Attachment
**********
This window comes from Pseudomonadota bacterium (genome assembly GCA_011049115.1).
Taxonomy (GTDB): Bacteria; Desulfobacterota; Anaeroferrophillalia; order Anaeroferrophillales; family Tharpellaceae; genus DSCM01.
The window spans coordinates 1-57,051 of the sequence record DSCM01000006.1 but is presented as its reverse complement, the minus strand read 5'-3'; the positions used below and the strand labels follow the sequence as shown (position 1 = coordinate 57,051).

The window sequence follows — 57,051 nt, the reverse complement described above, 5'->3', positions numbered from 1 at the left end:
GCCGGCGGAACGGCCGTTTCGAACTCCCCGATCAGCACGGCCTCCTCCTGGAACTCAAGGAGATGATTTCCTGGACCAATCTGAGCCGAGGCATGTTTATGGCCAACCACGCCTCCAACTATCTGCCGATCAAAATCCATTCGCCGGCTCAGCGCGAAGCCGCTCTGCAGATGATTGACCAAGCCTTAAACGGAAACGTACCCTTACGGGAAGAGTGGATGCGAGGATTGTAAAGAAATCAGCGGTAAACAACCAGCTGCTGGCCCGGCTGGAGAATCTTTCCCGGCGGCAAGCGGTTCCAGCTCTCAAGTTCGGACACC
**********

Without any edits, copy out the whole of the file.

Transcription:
This window comes from Pseudomonadota bacterium (genome assembly GCA_011049115.1).
Taxonomy (GTDB): Bacteria; Desulfobacterota; Anaeroferrophillalia; order Anaeroferrophillales; family Tharpellaceae; genus DSCM01.
The window spans coordinates 1-57,051 of the sequence record DSCM01000006.1 but is presented as its reverse complement, the minus strand read 5'-3'; the positions used below and the strand labels follow the sequence as shown (position 1 = coordinate 57,051).

The window sequence follows — 57,051 nt, the reverse complement described above, 5'->3', positions numbered from 1 at the left end:
GCCGGCGGAACGGCCGTTTCGAACTCCCCGATCAGCACGGCCTCCTCCTGGAACTCAAGGAGATGATTTCCTGGACCAATCTGAGCCGAGGCATGTTTATGGCCAACCACGCCTCCAACTATCTGCCGATCAAAATCCATTCGCCGGCTCAGCGCGAAGCCGCTCTGCAGATGATTGACCAAGCCTTAAACGGAAACGTACCCTTACGGGAAGAGTGGATGCGAGGATTGTAAAGAAATCAGCGGTAAACAACCAGCTGCTGGCCCGGCTGGAGAATCTTTCCCGGCGGCAAGCGGTTCCAGCTCTCAAGTTCGGACACC